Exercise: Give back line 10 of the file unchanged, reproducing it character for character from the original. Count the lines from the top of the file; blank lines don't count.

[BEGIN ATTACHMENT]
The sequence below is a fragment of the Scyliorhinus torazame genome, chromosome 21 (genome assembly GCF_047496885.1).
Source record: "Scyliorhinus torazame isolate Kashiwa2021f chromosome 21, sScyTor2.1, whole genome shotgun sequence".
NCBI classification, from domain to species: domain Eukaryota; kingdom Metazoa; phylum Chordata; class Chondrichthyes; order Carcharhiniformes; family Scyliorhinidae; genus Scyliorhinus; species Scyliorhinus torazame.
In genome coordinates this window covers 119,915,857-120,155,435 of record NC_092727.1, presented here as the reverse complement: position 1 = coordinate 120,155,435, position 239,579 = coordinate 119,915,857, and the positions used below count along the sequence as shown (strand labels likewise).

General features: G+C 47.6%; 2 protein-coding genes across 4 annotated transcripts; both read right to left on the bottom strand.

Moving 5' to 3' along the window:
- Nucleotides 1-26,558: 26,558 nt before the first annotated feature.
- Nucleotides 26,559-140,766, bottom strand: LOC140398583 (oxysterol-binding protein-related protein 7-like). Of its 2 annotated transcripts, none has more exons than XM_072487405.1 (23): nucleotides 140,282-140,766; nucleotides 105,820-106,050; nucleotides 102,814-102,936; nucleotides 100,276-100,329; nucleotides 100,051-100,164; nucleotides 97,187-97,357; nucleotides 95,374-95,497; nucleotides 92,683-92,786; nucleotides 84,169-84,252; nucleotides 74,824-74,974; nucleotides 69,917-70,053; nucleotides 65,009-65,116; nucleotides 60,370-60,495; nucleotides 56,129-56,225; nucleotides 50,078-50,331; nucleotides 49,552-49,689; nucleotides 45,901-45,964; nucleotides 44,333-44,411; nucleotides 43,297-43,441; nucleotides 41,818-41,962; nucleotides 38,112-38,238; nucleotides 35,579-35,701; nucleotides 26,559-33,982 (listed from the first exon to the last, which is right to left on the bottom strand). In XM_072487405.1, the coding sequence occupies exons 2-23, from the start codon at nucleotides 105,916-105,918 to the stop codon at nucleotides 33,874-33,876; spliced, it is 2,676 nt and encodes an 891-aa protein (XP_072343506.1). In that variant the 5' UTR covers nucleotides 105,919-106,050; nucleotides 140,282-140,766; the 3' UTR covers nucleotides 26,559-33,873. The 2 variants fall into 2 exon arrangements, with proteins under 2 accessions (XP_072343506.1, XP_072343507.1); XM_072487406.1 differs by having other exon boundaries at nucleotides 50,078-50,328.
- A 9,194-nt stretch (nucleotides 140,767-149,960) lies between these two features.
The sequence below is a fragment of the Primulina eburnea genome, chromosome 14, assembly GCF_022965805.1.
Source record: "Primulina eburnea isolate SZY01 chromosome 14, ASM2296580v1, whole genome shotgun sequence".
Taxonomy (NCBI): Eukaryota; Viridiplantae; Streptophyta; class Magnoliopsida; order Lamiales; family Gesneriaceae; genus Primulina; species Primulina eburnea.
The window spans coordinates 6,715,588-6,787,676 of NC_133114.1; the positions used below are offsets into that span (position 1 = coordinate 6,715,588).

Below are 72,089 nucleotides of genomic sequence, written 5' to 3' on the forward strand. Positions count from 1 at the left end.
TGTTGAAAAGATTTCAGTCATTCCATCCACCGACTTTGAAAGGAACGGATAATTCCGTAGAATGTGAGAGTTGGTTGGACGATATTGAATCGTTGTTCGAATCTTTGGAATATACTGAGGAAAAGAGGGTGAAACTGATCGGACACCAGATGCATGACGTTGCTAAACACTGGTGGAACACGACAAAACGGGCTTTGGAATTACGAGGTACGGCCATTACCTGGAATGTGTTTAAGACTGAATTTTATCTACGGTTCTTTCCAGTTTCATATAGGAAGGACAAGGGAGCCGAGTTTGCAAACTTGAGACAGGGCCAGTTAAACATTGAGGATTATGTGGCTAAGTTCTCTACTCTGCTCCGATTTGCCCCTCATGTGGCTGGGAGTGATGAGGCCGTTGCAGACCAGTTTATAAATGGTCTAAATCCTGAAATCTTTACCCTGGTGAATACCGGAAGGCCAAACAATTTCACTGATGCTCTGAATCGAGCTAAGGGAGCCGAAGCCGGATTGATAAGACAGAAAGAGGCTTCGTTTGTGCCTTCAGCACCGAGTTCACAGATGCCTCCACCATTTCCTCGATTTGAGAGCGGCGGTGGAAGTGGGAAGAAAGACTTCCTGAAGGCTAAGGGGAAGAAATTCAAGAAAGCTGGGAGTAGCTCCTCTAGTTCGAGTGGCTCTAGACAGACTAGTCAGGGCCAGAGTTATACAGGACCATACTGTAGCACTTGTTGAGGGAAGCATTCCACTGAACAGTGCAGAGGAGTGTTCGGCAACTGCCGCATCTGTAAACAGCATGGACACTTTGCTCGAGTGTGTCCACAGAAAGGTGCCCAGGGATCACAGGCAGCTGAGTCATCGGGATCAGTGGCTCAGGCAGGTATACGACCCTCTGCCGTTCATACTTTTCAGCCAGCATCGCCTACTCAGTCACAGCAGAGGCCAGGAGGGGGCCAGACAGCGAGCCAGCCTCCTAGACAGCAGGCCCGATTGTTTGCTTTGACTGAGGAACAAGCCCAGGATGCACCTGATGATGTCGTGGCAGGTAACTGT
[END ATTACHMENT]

The sequence below is a fragment of the Primulina eburnea genome, chromosome 14, assembly GCF_022965805.1.